By Megan Krause
Eye movement desensitization and reprocessing (EMDR) is a type of therapy that helps people heal from their past traumatic experiences. Experts believe that past traumatic experiences can continue to cause problems in our lives if we haven’t properly processed the memory of that experience.
What happens with an unprocessed memory? It contains all the negative emotions, thoughts and even the physical sensations that were present at the time of the event. When these memories are triggered, so are the negative elements of the initial event, causing symptoms of PTSD or other mental health disorders.
In EMDR, a specially trained therapist repeatedly stimulates the left and ride sides of your brain with rhythmic bilateral (left-right) stimulation (this could be taps, audio tones or small handheld buzzers). While clients simultaneously focus on the traumatic memory (also known as a “target”) and experience bilateral stimulation, the pain and distress of the memory are reduced.
Below, two women share their experiences with EMDR.
In 2016, Emily Shull suffered an emotional breakdown.
The 40-year-old recovering alcoholic was familiar with EMDR therapy due to her career in social work. But now, it was part of her own aftercare plan.
One heart-wrenching breakup and cross-country move later, Emily found herself in Lindstrom, Minnesota, depressed and contemplating suicide.
“I found my current therapist, Joy, on a suicide prevention website. I started seeing her to do EMDR for grief and trauma,” Emily explains.
First, Joy and Emily identified several EMDR targets. They went back through Emily’s life, noting all the events that got recorded in Emily’s brain as trauma. That took a few months. Then they began the EMDR work.
“When doing EMDR, we start with a particular event, a negative cognition, and what we want the cognition to be. I hold two tiny devices that vibrate, one in each hand—that’s the source of my bilateral stimulation. Joy asks me further questions about the event, while I observe my memories as if they are on a passing train.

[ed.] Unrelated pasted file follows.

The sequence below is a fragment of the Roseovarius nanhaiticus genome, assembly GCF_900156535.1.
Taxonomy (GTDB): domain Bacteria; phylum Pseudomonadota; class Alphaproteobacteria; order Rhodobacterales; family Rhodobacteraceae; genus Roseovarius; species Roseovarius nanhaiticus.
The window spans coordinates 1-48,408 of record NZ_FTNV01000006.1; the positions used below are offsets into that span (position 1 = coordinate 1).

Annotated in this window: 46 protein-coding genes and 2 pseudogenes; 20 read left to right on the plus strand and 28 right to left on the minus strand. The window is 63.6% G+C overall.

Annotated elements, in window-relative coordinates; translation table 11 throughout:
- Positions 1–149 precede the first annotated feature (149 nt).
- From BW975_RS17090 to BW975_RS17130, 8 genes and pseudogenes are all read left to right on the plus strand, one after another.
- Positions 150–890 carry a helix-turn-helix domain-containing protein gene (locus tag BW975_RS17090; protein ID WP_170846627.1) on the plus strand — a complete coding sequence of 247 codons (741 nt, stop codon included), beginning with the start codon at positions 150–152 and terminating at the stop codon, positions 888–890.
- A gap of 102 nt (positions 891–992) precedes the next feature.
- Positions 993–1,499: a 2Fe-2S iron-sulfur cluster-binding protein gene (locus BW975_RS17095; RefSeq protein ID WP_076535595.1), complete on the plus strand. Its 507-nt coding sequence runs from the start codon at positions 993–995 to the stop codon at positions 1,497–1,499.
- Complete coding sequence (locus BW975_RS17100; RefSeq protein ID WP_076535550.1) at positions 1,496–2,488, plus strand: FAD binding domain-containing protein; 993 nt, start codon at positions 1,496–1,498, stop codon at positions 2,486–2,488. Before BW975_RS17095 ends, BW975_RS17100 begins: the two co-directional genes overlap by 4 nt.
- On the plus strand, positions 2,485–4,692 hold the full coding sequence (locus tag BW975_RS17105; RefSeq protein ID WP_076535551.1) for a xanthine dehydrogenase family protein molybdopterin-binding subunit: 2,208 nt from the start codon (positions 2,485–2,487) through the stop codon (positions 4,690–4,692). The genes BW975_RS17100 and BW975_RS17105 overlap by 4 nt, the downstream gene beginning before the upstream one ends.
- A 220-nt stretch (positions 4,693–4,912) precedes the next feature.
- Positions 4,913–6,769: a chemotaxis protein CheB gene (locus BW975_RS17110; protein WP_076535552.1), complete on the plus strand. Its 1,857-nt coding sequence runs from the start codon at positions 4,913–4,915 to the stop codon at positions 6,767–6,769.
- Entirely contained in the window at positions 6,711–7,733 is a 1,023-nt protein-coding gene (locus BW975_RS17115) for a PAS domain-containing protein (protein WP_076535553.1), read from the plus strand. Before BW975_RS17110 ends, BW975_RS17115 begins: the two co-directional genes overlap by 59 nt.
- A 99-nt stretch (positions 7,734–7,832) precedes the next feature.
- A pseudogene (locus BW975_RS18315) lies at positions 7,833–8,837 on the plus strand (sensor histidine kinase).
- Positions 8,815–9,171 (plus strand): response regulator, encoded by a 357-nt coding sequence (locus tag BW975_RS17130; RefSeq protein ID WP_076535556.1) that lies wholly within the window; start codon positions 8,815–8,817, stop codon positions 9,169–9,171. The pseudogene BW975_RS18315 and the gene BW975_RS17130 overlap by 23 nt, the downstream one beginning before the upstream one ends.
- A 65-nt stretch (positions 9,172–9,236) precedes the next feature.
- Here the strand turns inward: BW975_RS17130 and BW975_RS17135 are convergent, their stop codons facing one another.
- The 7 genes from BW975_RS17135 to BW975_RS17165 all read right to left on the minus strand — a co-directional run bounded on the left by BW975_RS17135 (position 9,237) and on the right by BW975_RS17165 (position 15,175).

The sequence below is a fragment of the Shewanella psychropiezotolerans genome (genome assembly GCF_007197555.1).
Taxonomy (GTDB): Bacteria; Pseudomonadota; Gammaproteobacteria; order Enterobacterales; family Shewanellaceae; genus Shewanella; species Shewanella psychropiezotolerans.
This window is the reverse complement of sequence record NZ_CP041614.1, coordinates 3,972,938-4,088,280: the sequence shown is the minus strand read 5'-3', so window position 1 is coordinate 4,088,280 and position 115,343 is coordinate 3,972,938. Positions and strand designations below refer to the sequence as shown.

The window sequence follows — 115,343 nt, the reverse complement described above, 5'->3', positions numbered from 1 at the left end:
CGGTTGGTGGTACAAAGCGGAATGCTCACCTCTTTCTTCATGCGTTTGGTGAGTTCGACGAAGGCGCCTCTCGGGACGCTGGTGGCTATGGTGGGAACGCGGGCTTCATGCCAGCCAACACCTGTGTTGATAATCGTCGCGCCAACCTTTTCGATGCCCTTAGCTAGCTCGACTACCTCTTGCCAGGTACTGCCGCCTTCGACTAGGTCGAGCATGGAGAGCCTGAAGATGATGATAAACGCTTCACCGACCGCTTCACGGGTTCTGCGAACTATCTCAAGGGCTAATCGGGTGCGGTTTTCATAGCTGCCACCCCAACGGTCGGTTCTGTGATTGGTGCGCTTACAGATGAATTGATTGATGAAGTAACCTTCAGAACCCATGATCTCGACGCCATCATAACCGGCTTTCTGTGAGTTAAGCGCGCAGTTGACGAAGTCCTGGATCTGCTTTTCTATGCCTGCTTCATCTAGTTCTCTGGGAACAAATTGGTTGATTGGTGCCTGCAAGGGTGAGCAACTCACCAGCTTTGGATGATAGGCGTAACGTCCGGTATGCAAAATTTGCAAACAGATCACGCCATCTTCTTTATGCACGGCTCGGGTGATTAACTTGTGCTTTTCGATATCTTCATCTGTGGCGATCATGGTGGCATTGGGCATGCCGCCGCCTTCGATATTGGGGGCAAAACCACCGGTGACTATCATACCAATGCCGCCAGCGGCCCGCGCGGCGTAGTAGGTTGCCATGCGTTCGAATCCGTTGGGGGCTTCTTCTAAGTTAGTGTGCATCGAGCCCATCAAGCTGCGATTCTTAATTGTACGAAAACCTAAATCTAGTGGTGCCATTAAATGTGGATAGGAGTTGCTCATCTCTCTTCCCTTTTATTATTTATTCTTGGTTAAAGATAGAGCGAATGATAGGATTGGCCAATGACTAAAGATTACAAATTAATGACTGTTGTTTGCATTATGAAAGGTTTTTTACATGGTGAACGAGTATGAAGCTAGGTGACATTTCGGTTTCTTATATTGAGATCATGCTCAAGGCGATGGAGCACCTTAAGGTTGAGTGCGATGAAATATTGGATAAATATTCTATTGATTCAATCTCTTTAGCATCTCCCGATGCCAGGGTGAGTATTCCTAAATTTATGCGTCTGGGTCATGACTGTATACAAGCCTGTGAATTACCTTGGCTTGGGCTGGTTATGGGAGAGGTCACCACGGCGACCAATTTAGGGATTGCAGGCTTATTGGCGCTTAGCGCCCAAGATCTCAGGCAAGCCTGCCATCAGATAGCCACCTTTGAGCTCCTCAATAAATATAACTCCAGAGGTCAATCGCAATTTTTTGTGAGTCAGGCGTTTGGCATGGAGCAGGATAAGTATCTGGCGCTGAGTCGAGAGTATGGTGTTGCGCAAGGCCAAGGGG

“I’ll have physical responses to memories—I get hot, cold, goosebumps, restless and my throat gets tight. Sometimes I curl into the fetal position, and sometimes I am completely relaxed. I am rarely in distress from my observations, however. If I am, we stop and regroup.
“I love EMDR. It makes me feel free from my traumatic memories. Now, when I get triggered, I am able to manage them without sinking into a pit of despair.
“EMDR is saving my mental health the same way the 12-step fellowships saved my recovery. My therapist and EMDR have brought beauty and joy back into my life.”
Haley Browning, 27, has been doing EMDR for two years. Also a recovering alcoholic, the Colorado native credits the therapy with helping her process her past traumatic experiences and subsequently, finding freedom from them. She describes what an EMDR session is like.
“We start by choosing a memory to target. My trauma therapist begins by having me focus on her two fingers moving side to side. After about 30 seconds in, she asks me about the beginning of the memory.
“She has me explain the memory from beginning to end, posing detailed questions that really put me into that memory. As I answer her questions, I’ll soon realize that I had more of the memory hidden. I had pushed the memory into what I wanted, not what actually happened.
“In this way, I process what actually happened. I let her questions guide me. By the time my session is completed, I am more relaxed and living in the moment.
“This has been by far the best treatment I have had with dealing with my PTSD.”
If you want to do EMDR
Both women commented on the importance of finding the right therapist. “It has to be one you can trust and tell everything to,” Emily says. “EMDR is not re-traumatizing with the right therapist. If you are feeling like you are reliving your trauma, then you aren’t with the right person.”
If you’re suffering with PTSD, grief, abuse or similar trauma—the symptoms of which are known to contribute to drug and alcohol addiction—EMDR therapy might be for you.
People like Emily and Haley are reporting increased self-esteem, lowered stress and anxiety, and the release of pain and fear related to old ideas and memories.
In short, life is becoming beautiful for them again. You deserve such freedom, too.
Megan Krause is a recovered addict and freelance writer living an amazing, sober life in Phoenix, Arizona. Connect with her on LinkedIn.